The musical heritage of the “Great American Songbook” and the Hollywood and Broadway musical is one of America’s artistic treasures. Yet with the fast-changing and troubled face of the contemporary recording industry, much of this great music is left forgotten or undiscovered. Alone amongst the main record labels, Sony has a dedicated label called Masterworks Broadway, which is dedicated to bringing their entire back catalogue into digital form, so that people can download these rarities at will. Much more preferably to those of us who take collecting seriously, however, most of the MB titles are available as limited edition “discs on demand,” containing lovely photographs (many previously unseen) as well as the original (and sometimes new) liner notes. I also have to commend the rather snazzy online portal masterworksbroadway.com, which is updated daily with photographs, articles and videos to complement the recording releases. The label also issues new cast albums of some new shows, so in all, it’s a fantastic operation.
Time spent researching and writing my new book (on Alan Jay Lerner, due out this summer) has left me behind with recent Masterworks Broadway releases, so here’s a brief overview of some of their releases since last autumn.
To begin with the reissues (my favourite bit!), the soundtrack of the movie of Li’l Abner comes to CD officially for the first time. The Broadway show on which it is based was a beloved hit of the 1950s, even amongst competition like My Fair Lady and The Most Happy Fella. Gene de Paul and Johnny Mercer’s adaptation of Al Capp’s comic strip bounces along like a summer breeze, and although the movie version seems a little stage-bound, this suits the material (which itself is self-knowingly stagey). For the movie, Nelson Riddle adapted the score, but the soundtrack album was actually a re-recording of the songs for home consumption, rather than lifted directly from the movie. This is what we hear on the CD, and it’s perhaps a shame some (or all?) of the movie tracks weren’t included as bonus tracks (or a second CD). Nonetheless, this is an absolutely delightful, jolly, tuneful album, and one of the happiest things I’ve heard in ages.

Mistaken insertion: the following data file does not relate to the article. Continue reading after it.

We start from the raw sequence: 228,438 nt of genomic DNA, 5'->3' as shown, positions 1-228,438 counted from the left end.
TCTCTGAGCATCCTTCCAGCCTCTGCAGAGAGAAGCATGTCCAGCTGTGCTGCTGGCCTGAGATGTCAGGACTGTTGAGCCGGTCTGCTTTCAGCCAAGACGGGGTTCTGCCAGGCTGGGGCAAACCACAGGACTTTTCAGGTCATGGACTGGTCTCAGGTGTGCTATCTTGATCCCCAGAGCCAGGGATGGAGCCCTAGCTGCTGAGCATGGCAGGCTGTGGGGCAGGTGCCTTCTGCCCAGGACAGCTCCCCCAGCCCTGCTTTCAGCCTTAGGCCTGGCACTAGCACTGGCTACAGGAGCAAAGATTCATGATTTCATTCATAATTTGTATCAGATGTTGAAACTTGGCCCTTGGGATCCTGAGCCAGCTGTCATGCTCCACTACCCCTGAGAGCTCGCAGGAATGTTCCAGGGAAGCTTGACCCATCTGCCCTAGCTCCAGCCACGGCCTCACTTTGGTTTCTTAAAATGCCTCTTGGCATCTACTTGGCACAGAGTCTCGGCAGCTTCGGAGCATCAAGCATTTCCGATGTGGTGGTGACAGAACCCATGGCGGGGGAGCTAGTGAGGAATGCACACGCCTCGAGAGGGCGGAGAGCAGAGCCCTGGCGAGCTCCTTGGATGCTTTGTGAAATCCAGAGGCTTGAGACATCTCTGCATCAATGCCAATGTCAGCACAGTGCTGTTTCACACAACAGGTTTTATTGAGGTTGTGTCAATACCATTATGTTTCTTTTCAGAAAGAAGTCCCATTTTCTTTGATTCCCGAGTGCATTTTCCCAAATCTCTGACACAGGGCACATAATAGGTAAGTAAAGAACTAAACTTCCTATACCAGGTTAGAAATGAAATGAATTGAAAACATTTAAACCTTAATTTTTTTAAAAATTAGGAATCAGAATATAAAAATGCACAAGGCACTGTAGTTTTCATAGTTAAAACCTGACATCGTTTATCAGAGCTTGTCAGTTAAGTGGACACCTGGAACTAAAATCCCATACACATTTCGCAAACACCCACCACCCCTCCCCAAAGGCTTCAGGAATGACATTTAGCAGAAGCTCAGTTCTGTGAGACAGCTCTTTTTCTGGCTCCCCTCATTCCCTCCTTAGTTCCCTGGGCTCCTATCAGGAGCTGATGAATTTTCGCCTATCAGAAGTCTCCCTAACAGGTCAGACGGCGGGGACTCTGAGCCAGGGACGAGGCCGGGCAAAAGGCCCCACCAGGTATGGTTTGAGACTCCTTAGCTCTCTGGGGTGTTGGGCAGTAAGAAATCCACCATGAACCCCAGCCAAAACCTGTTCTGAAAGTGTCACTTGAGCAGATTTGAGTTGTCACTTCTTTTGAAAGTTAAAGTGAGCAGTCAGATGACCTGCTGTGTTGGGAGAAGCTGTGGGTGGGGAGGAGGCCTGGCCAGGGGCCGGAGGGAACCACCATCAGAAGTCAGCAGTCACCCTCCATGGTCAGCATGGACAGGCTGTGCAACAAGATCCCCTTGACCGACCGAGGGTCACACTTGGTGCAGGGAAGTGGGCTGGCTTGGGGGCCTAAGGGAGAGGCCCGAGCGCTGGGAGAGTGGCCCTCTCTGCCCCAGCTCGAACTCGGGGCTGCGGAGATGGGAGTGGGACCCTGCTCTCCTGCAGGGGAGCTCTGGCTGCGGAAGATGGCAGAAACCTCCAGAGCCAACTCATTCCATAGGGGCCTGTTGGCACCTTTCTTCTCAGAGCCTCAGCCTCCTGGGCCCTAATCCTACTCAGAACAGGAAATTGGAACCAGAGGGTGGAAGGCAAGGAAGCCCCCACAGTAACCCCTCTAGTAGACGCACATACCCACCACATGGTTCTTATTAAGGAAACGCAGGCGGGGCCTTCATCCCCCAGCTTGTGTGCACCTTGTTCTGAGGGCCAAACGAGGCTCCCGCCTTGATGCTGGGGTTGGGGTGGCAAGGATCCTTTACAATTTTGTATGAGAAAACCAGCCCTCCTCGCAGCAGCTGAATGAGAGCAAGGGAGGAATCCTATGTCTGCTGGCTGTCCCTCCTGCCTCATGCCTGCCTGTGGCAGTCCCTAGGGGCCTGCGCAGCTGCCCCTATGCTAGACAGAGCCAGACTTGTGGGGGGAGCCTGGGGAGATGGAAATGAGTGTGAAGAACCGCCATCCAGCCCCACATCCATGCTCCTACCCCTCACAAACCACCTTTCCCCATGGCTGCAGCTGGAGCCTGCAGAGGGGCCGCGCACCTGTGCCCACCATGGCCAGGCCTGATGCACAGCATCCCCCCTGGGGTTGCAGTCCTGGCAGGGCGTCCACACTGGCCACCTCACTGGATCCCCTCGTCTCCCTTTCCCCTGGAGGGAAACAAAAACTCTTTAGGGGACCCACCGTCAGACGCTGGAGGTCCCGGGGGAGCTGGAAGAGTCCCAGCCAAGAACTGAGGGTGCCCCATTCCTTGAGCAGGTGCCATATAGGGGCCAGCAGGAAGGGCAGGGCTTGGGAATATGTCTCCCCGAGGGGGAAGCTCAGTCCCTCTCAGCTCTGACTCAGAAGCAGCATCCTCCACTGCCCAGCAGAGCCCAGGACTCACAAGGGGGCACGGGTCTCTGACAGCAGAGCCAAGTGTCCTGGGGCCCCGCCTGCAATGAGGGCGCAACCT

The most recent release in the series is a real collector’s item: the soundtrack recordings of the Robert Goulet television adaptations of the beloved Broadway hits Kiss Me, Kate and Brigadoon. Back in the 1960s, television versions of musicals were a fairly common occurrence: David Foil’s fine liner notes for the CD release tell us that Brigadoon was shown in October 1966, followed by Carousel in May 1967, Kismet in October 1967 and Kiss Me, Kate in 1968. The Brigadoon is very enjoyable indeed: the young Goulet – a few years after his Broadway debut as Lancelot in the original production of Camelot – sang superbly, with Sally Ann Howes as Fiona and musical arrangements by Irwin Kostal (of the movies The Sound of Music and Mary Poppins). It was a lavish adaptation, and in spite of the limitations of making it into a 90-minute TV special, Brigadoon comes across well. Kiss Me, Kate is much less successful (and also received a more mixed reception even at the time): there’s an unfortunate decision to treat songs like “I Hate Men” like 1960s pop songs, and it just doesn’t work. Carol Lawrence’s Lilli is well sung, however, and Goulet’s voice is in prime form in both musicals. Look out for Jules Munshin (the third sailor in On the Town) as one of the gangsters, too. Let’s hope Sony choose to bring out some other TV soundtracks in the coming years; they’ve certainly made my day with the announcement of Richard Rodgers’s TV version of Androcles and the Lion – with Patricia Routledge, Inga Swenson and various other stars – as their next reissue.
Noel Coward is one of the other big names in Androcles, and he’s also the focus of Cowardy Custard, another recent MB release. Back in 1972, this splendid revue was presented by the Mermaid Theatre in London, with a superior British case: Patricia Routledge, Una Stubbs, Elaine Delmar, Geoffrey Burridge, John Moffatt, Derek Waring and others. The recording features two CDs of Coward highlights in pristine sound, with highlights including Moffatt’s “Nina”, Delmar’s “Mad Dogs and Englishmen” and “Twentieth Century Blues”, and a complete “Mad About the Boy” in its Words and Music version, with a verse each given to Routledge, Stubbs, Delmar and Anna Sharkey. There are several cute medleys and some verse readings too. Coward fanatics have long wished for the album to come to CD and here it is finally, beautifully presented.